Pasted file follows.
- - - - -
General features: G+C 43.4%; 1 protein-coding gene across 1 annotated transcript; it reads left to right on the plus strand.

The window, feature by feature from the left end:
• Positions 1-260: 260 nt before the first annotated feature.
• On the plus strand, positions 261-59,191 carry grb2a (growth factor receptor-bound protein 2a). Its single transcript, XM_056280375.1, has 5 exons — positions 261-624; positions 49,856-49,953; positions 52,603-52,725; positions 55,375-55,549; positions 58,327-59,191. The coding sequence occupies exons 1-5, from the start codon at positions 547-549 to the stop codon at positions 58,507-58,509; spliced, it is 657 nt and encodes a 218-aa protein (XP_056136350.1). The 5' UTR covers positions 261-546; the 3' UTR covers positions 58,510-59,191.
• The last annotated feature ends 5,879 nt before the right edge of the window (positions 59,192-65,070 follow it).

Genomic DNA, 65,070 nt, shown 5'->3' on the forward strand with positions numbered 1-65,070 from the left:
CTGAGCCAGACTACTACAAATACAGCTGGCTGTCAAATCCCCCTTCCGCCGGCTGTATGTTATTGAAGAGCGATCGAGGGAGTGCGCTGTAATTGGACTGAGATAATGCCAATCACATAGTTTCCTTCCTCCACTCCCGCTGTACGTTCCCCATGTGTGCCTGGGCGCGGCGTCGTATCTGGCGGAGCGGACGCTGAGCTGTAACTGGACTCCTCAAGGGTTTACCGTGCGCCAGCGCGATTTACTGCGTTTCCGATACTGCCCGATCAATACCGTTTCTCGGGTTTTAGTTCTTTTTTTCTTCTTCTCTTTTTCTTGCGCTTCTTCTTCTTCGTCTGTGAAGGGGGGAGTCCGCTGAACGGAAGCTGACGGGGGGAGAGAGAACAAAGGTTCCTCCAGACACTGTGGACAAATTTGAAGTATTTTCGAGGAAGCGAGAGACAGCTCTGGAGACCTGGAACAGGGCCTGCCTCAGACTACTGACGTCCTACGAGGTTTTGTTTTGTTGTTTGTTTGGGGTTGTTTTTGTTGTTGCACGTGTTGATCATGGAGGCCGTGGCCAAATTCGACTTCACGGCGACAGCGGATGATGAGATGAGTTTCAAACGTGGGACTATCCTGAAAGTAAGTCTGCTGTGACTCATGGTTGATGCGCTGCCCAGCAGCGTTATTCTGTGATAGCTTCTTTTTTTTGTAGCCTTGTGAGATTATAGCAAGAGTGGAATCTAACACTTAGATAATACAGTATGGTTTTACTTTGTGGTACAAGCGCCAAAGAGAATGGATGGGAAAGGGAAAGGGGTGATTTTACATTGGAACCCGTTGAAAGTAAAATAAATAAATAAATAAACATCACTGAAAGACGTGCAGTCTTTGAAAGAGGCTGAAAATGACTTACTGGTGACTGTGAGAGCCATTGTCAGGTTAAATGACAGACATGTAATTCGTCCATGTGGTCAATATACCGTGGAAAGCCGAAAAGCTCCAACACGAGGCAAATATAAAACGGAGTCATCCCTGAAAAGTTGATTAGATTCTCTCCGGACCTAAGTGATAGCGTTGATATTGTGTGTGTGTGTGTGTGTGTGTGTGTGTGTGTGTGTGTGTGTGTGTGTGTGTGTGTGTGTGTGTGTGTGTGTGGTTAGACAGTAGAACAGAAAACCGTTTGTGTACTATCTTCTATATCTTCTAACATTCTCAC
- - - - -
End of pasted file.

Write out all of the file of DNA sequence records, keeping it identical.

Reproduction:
General features: G+C 43.4%; 1 protein-coding gene across 1 annotated transcript; it reads left to right on the plus strand.

The window, feature by feature from the left end:
• Positions 1-260: 260 nt before the first annotated feature.
• On the plus strand, positions 261-59,191 carry grb2a (growth factor receptor-bound protein 2a). Its single transcript, XM_056280375.1, has 5 exons — positions 261-624; positions 49,856-49,953; positions 52,603-52,725; positions 55,375-55,549; positions 58,327-59,191. The coding sequence occupies exons 1-5, from the start codon at positions 547-549 to the stop codon at positions 58,507-58,509; spliced, it is 657 nt and encodes a 218-aa protein (XP_056136350.1). The 5' UTR covers positions 261-546; the 3' UTR covers positions 58,510-59,191.
• The last annotated feature ends 5,879 nt before the right edge of the window (positions 59,192-65,070 follow it).

Genomic DNA, 65,070 nt, shown 5'->3' on the forward strand with positions numbered 1-65,070 from the left:
CTGAGCCAGACTACTACAAATACAGCTGGCTGTCAAATCCCCCTTCCGCCGGCTGTATGTTATTGAAGAGCGATCGAGGGAGTGCGCTGTAATTGGACTGAGATAATGCCAATCACATAGTTTCCTTCCTCCACTCCCGCTGTACGTTCCCCATGTGTGCCTGGGCGCGGCGTCGTATCTGGCGGAGCGGACGCTGAGCTGTAACTGGACTCCTCAAGGGTTTACCGTGCGCCAGCGCGATTTACTGCGTTTCCGATACTGCCCGATCAATACCGTTTCTCGGGTTTTAGTTCTTTTTTTCTTCTTCTCTTTTTCTTGCGCTTCTTCTTCTTCGTCTGTGAAGGGGGGAGTCCGCTGAACGGAAGCTGACGGGGGGAGAGAGAACAAAGGTTCCTCCAGACACTGTGGACAAATTTGAAGTATTTTCGAGGAAGCGAGAGACAGCTCTGGAGACCTGGAACAGGGCCTGCCTCAGACTACTGACGTCCTACGAGGTTTTGTTTTGTTGTTTGTTTGGGGTTGTTTTTGTTGTTGCACGTGTTGATCATGGAGGCCGTGGCCAAATTCGACTTCACGGCGACAGCGGATGATGAGATGAGTTTCAAACGTGGGACTATCCTGAAAGTAAGTCTGCTGTGACTCATGGTTGATGCGCTGCCCAGCAGCGTTATTCTGTGATAGCTTCTTTTTTTTGTAGCCTTGTGAGATTATAGCAAGAGTGGAATCTAACACTTAGATAATACAGTATGGTTTTACTTTGTGGTACAAGCGCCAAAGAGAATGGATGGGAAAGGGAAAGGGGTGATTTTACATTGGAACCCGTTGAAAGTAAAATAAATAAATAAATAAACATCACTGAAAGACGTGCAGTCTTTGAAAGAGGCTGAAAATGACTTACTGGTGACTGTGAGAGCCATTGTCAGGTTAAATGACAGACATGTAATTCGTCCATGTGGTCAATATACCGTGGAAAGCCGAAAAGCTCCAACACGAGGCAAATATAAAACGGAGTCATCCCTGAAAAGTTGATTAGATTCTCTCCGGACCTAAGTGATAGCGTTGATATTGTGTGTGTGTGTGTGTGTGTGTGTGTGTGTGTGTGTGTGTGTGTGTGTGTGTGTGTGTGTGTGTGTGTGTGTGGTTAGACAGTAGAACAGAAAACCGTTTGTGTACTATCTTCTATATCTTCTAACATTCTCAC